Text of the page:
Attaching your transistor to the engine seems a good way to avoid losing that power in a useless place, but will the engine get hot enough to fry the transistor?
     
  6. wayneh

    Expert

    Sep 9, 2010
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    I have a hunch something like this might give more heat per weight than the coil and battery approach.
     
  7. RobVerm

    Thread Starter New Member

    Apr 7, 2014
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    Thanks for the feedback changing what we have is not viable. It works fine manual 10-15 seconds on the button makes enough heat to pre warm the block oil tank and combustion area.

    The heating system uses Kanthal resistance coils the coils are inserted into our CUSTOM engine blocks. When the 8 coils located around the engine are connected in parallel with resistance is under 0.1Ω sometime as low as 0.05Ω.

    The battery is a 130c li-po high drain. @ 4.2 Volts and even on a low coil build of 0.04 thats only 105 amps. off a 12AH battery that is more than enough to let it park and reheat several times.

    Changing what we have would cost Thousands of $ a new engine block meaning months of field testing.

    Adding an IGBT or Mosfet setup to fire the thing for 10 seconds would cost <$100.

    The Remote switch is already on the RC Choppers its just a simple 1amp relay that was used for a flood light that we do not use and have removed.

    The coils are warped in silica and placed into machined holes in the block. again re engineering cost a lot a bread board a 555 or 2 and a couple MosFets = cheap and it will expand our operational time by conserving fuel meaning we get more data.

    I tryed a simple 555 timing setup with the stated chip and cant get it to work on my own as the schematic I have was not intended for that chip. Just want a solution to making it fire please. No trying to burn some battery to pieces this is a proven good route for us in the manual capacity.
     
  8. RobVerm

    Thread Starter New Member

    Apr 7, 2014
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    Seriously? a $70,000 long range RC Chopper with hand warmers for block heater? How do you suggest we activate these after it is sitting in the middle of a clearing for 12 hours? The coils work with the battery package.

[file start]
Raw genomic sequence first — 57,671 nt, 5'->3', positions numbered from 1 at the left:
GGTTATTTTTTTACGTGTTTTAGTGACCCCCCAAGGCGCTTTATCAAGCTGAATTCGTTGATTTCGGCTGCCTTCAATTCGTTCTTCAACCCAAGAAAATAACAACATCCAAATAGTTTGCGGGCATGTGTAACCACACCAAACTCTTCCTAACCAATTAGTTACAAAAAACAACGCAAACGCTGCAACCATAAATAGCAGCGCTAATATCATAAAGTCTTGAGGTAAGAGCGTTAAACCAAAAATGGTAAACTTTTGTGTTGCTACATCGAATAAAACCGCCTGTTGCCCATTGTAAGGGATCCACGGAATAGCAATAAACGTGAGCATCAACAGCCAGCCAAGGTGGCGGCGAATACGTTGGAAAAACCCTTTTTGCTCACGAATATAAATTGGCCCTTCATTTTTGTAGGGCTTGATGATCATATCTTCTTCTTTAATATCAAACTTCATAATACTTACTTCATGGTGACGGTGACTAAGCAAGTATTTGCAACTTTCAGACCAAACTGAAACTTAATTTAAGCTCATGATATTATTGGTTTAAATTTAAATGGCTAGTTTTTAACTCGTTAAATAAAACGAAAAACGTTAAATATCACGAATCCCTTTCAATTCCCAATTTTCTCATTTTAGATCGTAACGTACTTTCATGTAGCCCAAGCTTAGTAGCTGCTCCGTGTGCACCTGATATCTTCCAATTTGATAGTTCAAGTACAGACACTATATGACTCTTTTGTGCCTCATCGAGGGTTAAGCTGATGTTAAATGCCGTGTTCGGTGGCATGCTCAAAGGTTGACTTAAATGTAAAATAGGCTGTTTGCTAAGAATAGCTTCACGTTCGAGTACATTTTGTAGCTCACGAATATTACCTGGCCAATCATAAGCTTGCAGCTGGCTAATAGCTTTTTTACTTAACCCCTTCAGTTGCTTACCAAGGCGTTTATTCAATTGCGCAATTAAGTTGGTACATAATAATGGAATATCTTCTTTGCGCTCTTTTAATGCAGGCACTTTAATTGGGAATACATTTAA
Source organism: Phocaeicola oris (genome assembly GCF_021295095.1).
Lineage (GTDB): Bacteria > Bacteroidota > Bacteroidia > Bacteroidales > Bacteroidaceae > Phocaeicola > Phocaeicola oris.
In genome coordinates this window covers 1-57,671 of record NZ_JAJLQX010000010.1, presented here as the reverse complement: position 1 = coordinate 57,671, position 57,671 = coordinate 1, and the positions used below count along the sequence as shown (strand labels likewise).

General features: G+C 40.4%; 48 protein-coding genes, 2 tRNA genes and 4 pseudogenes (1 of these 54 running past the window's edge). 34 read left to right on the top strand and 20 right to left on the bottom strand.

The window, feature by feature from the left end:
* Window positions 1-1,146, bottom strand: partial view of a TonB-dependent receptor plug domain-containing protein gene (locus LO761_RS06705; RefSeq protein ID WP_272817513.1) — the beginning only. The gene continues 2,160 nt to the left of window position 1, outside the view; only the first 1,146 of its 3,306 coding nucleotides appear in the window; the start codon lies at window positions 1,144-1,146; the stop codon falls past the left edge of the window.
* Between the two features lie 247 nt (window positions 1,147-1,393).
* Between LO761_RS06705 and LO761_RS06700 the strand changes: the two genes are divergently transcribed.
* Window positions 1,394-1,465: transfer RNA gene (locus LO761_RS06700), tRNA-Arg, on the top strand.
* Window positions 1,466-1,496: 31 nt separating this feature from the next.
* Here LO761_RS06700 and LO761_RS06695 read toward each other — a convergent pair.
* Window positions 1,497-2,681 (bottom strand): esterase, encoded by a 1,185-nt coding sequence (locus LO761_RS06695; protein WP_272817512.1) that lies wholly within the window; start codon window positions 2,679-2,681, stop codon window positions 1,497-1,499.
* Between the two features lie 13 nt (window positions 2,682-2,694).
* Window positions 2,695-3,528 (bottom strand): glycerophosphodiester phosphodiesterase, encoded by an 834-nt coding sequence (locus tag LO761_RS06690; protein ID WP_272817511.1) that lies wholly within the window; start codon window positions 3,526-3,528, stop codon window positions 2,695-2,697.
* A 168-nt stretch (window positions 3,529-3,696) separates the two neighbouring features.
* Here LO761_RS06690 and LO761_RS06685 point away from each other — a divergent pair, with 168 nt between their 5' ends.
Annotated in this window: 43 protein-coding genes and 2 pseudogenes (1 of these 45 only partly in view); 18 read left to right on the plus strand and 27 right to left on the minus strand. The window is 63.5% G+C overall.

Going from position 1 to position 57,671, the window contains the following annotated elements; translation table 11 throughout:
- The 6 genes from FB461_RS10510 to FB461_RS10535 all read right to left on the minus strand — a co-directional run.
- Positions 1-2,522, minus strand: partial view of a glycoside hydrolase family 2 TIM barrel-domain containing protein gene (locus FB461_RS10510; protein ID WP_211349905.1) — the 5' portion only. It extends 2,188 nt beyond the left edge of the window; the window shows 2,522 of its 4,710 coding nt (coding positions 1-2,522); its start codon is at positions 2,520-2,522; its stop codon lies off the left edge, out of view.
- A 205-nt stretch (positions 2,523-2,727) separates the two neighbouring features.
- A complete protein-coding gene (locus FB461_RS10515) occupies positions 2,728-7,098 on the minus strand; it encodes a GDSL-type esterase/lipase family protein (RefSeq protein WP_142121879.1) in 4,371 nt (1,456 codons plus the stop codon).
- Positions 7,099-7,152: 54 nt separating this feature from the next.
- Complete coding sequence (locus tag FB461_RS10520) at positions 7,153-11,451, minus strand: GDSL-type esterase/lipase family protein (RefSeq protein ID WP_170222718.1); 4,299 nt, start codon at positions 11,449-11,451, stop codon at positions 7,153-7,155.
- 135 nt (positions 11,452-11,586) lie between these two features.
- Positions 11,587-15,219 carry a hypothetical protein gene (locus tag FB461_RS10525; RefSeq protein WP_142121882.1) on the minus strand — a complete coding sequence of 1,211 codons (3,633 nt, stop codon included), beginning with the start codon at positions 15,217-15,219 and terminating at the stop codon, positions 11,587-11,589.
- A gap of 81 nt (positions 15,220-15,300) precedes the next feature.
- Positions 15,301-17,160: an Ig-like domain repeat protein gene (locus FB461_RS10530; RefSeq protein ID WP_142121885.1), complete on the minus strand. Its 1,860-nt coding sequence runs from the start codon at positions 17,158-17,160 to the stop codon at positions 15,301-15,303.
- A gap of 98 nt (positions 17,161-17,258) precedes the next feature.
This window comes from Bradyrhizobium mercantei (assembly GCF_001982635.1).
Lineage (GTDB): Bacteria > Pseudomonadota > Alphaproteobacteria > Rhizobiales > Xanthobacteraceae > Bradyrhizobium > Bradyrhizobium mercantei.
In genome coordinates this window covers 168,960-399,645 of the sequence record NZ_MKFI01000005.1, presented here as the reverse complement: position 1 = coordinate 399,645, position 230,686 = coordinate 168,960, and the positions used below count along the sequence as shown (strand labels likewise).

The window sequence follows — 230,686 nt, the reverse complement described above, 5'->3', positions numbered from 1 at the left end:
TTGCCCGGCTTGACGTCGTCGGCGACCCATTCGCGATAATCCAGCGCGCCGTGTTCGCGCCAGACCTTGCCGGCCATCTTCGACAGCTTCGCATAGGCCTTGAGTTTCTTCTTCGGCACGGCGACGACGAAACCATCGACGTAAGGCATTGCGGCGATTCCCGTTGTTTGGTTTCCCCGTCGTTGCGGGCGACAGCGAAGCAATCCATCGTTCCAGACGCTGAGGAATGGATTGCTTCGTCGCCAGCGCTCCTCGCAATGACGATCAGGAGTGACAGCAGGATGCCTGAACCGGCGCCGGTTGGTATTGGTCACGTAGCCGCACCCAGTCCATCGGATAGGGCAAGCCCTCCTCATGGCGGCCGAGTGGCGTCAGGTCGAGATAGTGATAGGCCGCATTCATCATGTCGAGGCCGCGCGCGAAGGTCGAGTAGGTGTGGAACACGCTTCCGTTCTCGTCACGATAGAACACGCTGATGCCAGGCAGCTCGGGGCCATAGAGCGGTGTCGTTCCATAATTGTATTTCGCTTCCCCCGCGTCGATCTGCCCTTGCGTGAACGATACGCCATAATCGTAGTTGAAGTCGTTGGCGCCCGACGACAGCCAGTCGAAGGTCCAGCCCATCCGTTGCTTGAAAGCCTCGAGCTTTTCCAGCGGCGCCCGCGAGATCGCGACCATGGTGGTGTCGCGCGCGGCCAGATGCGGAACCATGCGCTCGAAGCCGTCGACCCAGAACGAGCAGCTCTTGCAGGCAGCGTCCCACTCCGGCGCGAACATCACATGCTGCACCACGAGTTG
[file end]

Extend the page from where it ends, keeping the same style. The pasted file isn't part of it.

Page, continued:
9. wayneh

    Expert

    Sep 9, 2010
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    Haha, I had no idea what we were talking about. I was picturing a kid's toy. :eek:

    My point was just that you need energy to heat a block, and chemicals can store more energy than a battery. More BTU per unit of weight or volume.

    Let's get back to switching your giant load. You want to have a circuit hold the coils on for ~10 seconds following the RC signal. This would normally call for a 555 monostable or "one shot" circuit. You say your 555 circuit didn't work. Can you share the schematic? What went wrong?

    If it was me, I'd just parallel a few cheap MOSFETs. (I use IRF540N for generic stuff, and it would take at least 4 of these.) But we should be able to get it working with your IGBT if you already have that.

    Is your highest onboard voltage just the battery 4.2V? That introduces some issues.
     
  10. RobVerm

    Thread Starter New Member

    Apr 7, 2014
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    I am open to whatever will work. if stacking 4 Mosfets is a better option I am game for that. The 555 timer schematic I used was something pulled off the internet.

    The other 2 batteries are the same voltage one is for the radio camera and servos the other is for the starter.

    This is the exact one here.

    Instead of 12+ we had it connected to the 4.2 volts

    Instead of the BD139 we used a STGW40NC60V.

    I omitted the part that has the reversing relay and instead of a motor we have our coils.